Why we need a free press
Sir: As bereaved parents and (to borrow from some signatories of last week’s advertisement) victims of public authority abuse we wholly oppose adoption of the politically endorsed Royal Charter of Press Regulation. The European Court of Human Rights ruled that Christopher, our mentally ill son, had been denied his right to life as a result of failures by the prison service, the police and the NHS. Our experience was that, in the aftermath of our son’s death, the primary objective of the public authorities involved was to protect themselves from criticism because of those failures rather than to achieve justice for our son. If it had not been for press support, we question whether we would have achieved the accountability by the agencies involved that was reflected ultimately in the ECHR judgment. We are in no doubt that a politically endorsed system of press regulation would lead eventually to pressure on the press to avoid embarrassment to ministers. Would future failures by public agencies such as those revealed in the Stephen Lawrence case or various recent NHS scandals be revealed under a Royal Charter regulatory regime? We believe they would not, and the risk involved is too great to accept.
Audrey and Paul Edwards
Sir: I’m inclined to agree with Cosmo Landesman that working-class grandparents are usually an excellent influence on a child (‘The wrong kind of granny’, 22 March). My own instilled in me unfashionable notions of hard work, thrift, charity and stoicism — virtues that are sadly lacking in the middle-class young of my acquaintance. What nearly caused me to spit out my Friday gin and tonic (fancy — working-class person who doesn’t drink beer!) was Landesman’s snobbish assertion that working-class grandparents have bad diets, no cultural appreciation, and lack any desire to improve their lives.
Most working-class grandparents (or elderly people in general) are unable to engage with new hobbies like exotic travel because they lack the financial ability to do so, not because they do not want to. I am fed up with snobby middle-class journalists who depict the working class as brain-dead, uncultured and fed on a diet of chips and processed food. This is not a fair representation any more than it is fair to say the middle classes spend their entire time eating quinoa and visiting farmers’ markets. There is a great historical tradition in this country of self-improvement among the working classes; enrichment is not only a middle-class habit.
Don’t try this at home
Sir: I was stupid enough to think as Rod Liddle does about nut allergies (15 March) until about three minutes after giving my youngest son a peanut to prove my point. By that time, he was in the grip of an anaphylactic reaction, and we were on our way to casualty. The child lived, but I have not repeated the experiment since.
A man of peace
Sir: There is a special reason why millions of UK citizens feel affection and respect for Tony Benn (Matthew Parris, 22 March). When Blair, Hoon, Straw, Cameron, Hague and most of our elected leaders were gung-ho for the ruthless killing of the innocent people of Iraq, Tony Benn was one of the honourable few who spoke clearly and consistently against that war and others such as those in Afghanistan and the Occupied Territories. We knew there was at least one public figure who, unlike those in ‘power’, spoke for us — the majority of the population. Benn’s role in the Stop the War Coalition will not be forgotten despite the tittle-tattle of irritated journalists.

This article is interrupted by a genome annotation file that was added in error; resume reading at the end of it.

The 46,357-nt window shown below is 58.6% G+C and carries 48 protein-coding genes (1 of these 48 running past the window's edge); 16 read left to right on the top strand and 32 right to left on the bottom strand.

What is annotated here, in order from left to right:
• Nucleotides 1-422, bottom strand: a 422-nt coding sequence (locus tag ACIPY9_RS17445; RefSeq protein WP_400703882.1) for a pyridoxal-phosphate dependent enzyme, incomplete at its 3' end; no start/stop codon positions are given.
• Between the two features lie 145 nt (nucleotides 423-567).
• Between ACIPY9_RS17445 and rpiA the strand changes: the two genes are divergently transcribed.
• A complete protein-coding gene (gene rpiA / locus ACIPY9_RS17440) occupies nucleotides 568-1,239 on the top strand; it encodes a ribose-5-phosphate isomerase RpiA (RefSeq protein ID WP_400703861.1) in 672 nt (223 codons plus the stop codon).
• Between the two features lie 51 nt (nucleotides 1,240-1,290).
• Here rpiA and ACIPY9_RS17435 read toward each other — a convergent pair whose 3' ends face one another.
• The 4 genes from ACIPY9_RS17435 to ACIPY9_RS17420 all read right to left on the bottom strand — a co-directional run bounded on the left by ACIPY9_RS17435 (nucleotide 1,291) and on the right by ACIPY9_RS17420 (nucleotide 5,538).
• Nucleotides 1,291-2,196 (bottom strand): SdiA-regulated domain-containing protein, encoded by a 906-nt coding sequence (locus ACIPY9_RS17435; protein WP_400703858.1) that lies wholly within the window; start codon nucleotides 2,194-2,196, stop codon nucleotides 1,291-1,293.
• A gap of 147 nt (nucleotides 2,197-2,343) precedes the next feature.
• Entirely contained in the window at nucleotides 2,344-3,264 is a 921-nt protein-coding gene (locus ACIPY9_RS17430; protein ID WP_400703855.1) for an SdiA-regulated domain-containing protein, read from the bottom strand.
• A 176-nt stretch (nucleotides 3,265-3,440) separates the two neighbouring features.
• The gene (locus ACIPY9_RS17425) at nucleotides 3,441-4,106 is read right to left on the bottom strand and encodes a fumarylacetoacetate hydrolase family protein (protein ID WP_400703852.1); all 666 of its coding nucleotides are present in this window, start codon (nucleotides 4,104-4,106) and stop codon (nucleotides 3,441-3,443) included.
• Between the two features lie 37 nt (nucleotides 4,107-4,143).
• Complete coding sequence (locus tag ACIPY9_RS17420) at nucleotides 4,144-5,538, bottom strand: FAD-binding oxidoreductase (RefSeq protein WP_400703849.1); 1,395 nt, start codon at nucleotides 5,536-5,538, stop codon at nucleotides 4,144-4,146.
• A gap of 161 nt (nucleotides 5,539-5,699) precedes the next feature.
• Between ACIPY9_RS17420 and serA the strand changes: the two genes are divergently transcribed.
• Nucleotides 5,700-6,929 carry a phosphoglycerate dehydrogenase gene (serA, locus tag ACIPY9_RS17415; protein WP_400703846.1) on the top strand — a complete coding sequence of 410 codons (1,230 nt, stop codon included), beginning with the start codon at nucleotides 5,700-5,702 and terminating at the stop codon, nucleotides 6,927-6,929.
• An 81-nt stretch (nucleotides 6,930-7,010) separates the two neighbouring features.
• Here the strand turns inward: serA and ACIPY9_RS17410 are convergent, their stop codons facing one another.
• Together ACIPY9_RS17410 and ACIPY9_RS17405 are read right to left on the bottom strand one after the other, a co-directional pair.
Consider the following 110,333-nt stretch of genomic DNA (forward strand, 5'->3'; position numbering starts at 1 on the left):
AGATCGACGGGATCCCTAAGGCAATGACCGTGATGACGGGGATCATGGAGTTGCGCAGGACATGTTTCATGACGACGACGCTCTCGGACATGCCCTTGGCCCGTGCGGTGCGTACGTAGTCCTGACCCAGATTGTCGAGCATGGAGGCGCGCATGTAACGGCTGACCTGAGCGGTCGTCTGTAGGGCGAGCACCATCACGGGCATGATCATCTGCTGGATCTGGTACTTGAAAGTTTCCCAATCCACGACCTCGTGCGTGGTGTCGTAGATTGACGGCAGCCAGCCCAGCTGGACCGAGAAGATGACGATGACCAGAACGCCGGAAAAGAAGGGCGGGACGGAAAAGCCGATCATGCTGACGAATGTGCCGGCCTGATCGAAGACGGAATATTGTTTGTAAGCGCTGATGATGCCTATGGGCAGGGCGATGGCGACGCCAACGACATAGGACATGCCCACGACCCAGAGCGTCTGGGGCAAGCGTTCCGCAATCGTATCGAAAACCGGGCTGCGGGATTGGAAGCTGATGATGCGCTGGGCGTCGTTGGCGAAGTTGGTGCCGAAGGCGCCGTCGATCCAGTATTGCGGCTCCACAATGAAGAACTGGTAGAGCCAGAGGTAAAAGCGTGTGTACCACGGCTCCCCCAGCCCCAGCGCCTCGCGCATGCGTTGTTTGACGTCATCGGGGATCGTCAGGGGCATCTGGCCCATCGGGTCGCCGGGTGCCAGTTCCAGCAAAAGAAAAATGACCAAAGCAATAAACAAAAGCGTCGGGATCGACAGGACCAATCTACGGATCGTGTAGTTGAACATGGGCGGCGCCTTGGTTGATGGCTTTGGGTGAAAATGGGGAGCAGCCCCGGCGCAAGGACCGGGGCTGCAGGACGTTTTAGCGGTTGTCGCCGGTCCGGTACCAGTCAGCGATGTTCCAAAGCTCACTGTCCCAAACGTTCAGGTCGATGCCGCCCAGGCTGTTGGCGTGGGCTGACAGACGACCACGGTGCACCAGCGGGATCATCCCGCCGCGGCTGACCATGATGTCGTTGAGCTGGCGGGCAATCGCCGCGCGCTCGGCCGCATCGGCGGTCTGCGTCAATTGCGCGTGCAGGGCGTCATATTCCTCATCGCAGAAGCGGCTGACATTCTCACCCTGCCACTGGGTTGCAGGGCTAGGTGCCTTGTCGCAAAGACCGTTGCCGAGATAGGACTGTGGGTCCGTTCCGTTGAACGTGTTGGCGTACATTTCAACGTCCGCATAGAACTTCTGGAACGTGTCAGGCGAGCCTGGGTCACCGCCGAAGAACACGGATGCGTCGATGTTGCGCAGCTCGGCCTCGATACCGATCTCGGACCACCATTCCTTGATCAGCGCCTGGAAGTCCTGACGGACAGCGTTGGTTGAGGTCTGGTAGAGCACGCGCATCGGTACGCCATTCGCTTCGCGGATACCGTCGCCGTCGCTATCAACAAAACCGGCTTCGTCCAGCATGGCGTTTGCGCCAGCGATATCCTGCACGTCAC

Dr Chris Burns-Cox
Thank you letter
Sir: I have a further sidelight into Michael Gove’s good manners (‘Meeting the monster’, 15 March). A few years ago I gave a lunch at the Travellers Club for the then Chief Rabbi, Lord Sacks. It was complicated to arrange as kosher meals had to be delivered to the club for Sacks and his aides. I asked a number of distinguished journalists to the lunch and afterwards Sacks answered questions. I never heard a word from any of the guests afterwards — except from Michael Gove, who was still working for the Times then. He wrote me the most charming handwritten letter of thanks that was delivered to my office the next day.
O si sic omnes!
Sir: As a dog owner myself, I have some sympathy with Josie Appleton’s ‘responsible owners’ who are being ‘persecuted’ by Dog Control Orders all because of the ‘irresponsible few who don’t look after their dogs properly’ (‘Here come the dog police’, 15 March). But to blame the authorities for using draconian measures in an effort to make our parks and beaches excrement-free is like insisting the drink-drive laws be repealed on the grounds that they unfairly punish responsible drivers.
The word on the street
Sir: I was surprised to read in a recent Spectator article that prostitution was illegal in Kenya (‘The best places to open a brothel’, 8 March). My many visits to that country have led me to conclude that it was compulsory.
Write to us The Spectator, 22 Old Queen Street, London SW1H 9HP; email@example.com
You might disagree with half of it, but you’ll enjoy reading all of it. Try your first 10 weeks for just $10